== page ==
Sam Jones   |  @samjonester

Remote Pairing with Tmate and Tmux

Here’s the situation.

You LOVE tmux, and you use it all the time to organize your terminal and create a workspace. You’ve created a new tmux session where you will do your work named funproject.

tmux new-session -s funproject

Then you’ve created a bunch of windows, splits, and running processes, and now you would like to pair.

Possible solutions

💔 Jump Box You could set up a jump box to allow a remote pair to ssh directly into your machine. This uses ssh to create a reverse tunnel to the public jumpbox, exposing your ssh port to your pair, who connects with an ssh key. This solution is secure, but it’s complicated to set up. You’ll also need to pay for a public jump box on Digital Ocean (or similar cloud service).

💚 Tmate Tmate does all of that jump box work for you, and it’s REALLY easy to use. It’s a fork of tmux that allows you to share a terminal work session via a shareable ssh key. It even provides a read-only ssh key if you’d like to provide that instead. It isn’t quite as secure because a key is not required to connect, but it sure is convenient! Just be careful to pair responsibly, with those you trust giving access to your computer. Also don’t forget to shut down the tmate session when you’re done to close off unsupervised access to all your stuff.


Sharing with tmate

When you first start tmate, you’ll notice that it creates a new tmux session for you to share your work. You’ll also frustratingly find that since it’s a fork of tmux, you’re unable to start sharing by attaching to your existing funproject.

Luckily, there is a solution! Tmate can be used strictly as the sharing vessel, and you can connect to that tmux session inside the sharing vessel with one handy command TMUX='' tmux attach-session -t funproject. This command allows you to nest a tmux session inside tmate.

Cool 😎! Now, let’s clean up those status bars and do some scripting to make them play nicely together.

Configure tmate to be invisible

Tmate allows a configuration file to overlay your ~/.tmux.conf file. You can do this by creating the following file at ~/.tmate.conf. This example will set up tmate to be as non-intrusive as possible, allowing you to focus on the tmux session you’re working in.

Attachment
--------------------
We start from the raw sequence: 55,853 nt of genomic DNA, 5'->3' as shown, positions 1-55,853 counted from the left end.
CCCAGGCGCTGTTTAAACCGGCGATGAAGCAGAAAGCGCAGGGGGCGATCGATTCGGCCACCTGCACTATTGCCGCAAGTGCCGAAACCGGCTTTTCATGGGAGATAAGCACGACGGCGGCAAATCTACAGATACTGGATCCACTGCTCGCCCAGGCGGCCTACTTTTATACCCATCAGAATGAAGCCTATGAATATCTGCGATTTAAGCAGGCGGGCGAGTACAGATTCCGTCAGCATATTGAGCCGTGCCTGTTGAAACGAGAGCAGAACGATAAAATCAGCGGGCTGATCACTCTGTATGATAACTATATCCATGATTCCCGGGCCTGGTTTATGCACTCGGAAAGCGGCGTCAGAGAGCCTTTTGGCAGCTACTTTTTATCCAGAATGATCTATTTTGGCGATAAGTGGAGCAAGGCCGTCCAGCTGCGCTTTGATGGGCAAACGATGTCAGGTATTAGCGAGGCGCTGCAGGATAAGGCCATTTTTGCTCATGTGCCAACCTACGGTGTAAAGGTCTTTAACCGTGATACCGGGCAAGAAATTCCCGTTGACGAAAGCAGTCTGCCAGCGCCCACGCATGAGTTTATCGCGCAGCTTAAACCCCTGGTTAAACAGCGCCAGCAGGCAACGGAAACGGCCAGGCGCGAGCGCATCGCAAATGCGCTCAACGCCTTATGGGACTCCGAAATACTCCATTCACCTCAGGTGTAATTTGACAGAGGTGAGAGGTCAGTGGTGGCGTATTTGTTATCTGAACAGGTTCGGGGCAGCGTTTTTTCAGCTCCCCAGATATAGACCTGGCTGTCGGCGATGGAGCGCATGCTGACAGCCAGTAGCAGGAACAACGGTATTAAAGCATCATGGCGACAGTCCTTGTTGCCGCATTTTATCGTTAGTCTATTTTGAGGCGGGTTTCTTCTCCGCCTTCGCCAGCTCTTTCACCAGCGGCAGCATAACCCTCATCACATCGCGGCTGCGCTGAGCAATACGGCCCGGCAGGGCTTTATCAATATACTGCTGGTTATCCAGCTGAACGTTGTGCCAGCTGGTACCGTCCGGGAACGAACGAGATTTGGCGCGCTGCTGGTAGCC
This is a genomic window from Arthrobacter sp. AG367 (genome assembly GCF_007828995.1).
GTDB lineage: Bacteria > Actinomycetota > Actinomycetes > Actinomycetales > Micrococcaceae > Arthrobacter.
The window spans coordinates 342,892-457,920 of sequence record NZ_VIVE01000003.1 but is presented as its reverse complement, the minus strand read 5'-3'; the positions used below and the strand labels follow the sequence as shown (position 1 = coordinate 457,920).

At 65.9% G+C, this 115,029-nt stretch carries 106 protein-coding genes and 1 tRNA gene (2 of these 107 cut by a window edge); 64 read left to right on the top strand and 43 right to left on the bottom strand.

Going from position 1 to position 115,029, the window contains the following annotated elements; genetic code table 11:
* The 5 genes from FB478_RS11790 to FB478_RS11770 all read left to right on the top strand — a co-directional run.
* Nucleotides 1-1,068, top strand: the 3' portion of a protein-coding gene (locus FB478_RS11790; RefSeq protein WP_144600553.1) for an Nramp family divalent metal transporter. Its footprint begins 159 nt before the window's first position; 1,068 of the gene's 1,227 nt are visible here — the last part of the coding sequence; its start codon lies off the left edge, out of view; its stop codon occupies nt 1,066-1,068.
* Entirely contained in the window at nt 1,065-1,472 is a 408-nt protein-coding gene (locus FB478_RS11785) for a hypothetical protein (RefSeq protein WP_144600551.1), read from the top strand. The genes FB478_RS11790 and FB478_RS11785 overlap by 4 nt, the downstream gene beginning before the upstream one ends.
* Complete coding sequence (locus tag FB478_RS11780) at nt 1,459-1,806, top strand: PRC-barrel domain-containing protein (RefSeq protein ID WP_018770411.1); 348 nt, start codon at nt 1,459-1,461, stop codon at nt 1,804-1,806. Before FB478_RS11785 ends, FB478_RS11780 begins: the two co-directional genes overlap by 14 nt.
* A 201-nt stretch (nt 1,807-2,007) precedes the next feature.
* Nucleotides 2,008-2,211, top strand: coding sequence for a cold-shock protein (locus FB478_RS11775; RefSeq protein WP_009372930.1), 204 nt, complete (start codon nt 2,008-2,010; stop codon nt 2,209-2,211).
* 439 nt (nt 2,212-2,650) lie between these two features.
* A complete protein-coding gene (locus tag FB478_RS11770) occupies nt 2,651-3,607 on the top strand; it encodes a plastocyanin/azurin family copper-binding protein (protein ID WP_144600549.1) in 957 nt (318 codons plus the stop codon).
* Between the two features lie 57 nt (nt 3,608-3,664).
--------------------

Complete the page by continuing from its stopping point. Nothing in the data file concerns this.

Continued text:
## tmate

# Reassign prefix to not conflict with tmux
set -g prefix C-]
bind-key ] send-prefix

# turn off status bar so tmate is invisible
set -g status off

# Fix timeout for escape key
set -s escape-time 0

Scripting the Integration

The following functions script the integration between tmate and tmux. This allows a new tmate session to be started and stopped with a simple function. This function can load an existing tmux session for sharing. To do this, add the following functions to your ~/.bashrc.

# TMATE Functions

TMATE_PAIR_NAME="$(whoami)-pair"
TMATE_SOCKET_LOCATION="/tmp/tmate-pair.sock"
TMATE_TMUX_SESSION="/tmp/tmate-tmux-session"

# Get current tmate connection url
tmate-url() {
  url="$(tmate -S $TMATE_SOCKET_LOCATION display -p '#{tmate_ssh}')"
  echo "$url" | tr -d '\n' | pbcopy
  echo "Copied tmate url for $TMATE_PAIR_NAME:"
  echo "$url"
}



# Start a new tmate pair session if one doesn't already exist
# If creating a new session, the first argument can be an existing TMUX session to connect to automatically
tmate-pair() {
  if [ ! -e "$TMATE_SOCKET_LOCATION" ]; then
    tmate -S "$TMATE_SOCKET_LOCATION" -f "$HOME/.tmate.conf" new-session -d -s "$TMATE_PAIR_NAME"

    while [ -z "$url" ]; do
      url="$(tmate -S $TMATE_SOCKET_LOCATION display -p '#{tmate_ssh}')"
    done
    tmate-url
    sleep 1

    if [ -n "$1" ]; then
      echo $1 > $TMATE_TMUX_SESSION
      tmate -S "$TMATE_SOCKET_LOCATION" send -t "$TMATE_PAIR_NAME" "TMUX='' tmux attach-session -t $1" ENTER
    fi
  fi
  tmate -S "$TMATE_SOCKET_LOCATION" attach-session -t "$TMATE_PAIR_NAME"
}



# Close the pair because security
tmate-unpair() {
  if [ -e "$TMATE_SOCKET_LOCATION" ]; then
    if [ -e "$TMATE_SOCKET_LOCATION" ]; then
      tmux detach -s $(cat $TMATE_TMUX_SESSION)
      rm -f $TMATE_TMUX_SESSION
    fi

    tmate -S "$TMATE_SOCKET_LOCATION" kill-session -t "$TMATE_PAIR_NAME"
    echo "Killed session $TMATE_PAIR_NAME"
  else
    echo "Session already killed"
  fi
}

Sharing with tmate

Open a pair session and attach to your existing tmux session. The tmate share url is printed and copied to your (OS X) clipboard.

tmate-pair foo

Open a pair session with a blank terminal.

tmate-pair

Ending a pair

After you’re done, close down tmate. This will also detach all clients from the shared tmux session if one was provided when starting the pair. Remember to do this to close off unsupervised access to all your stuff!

tmate-unpair

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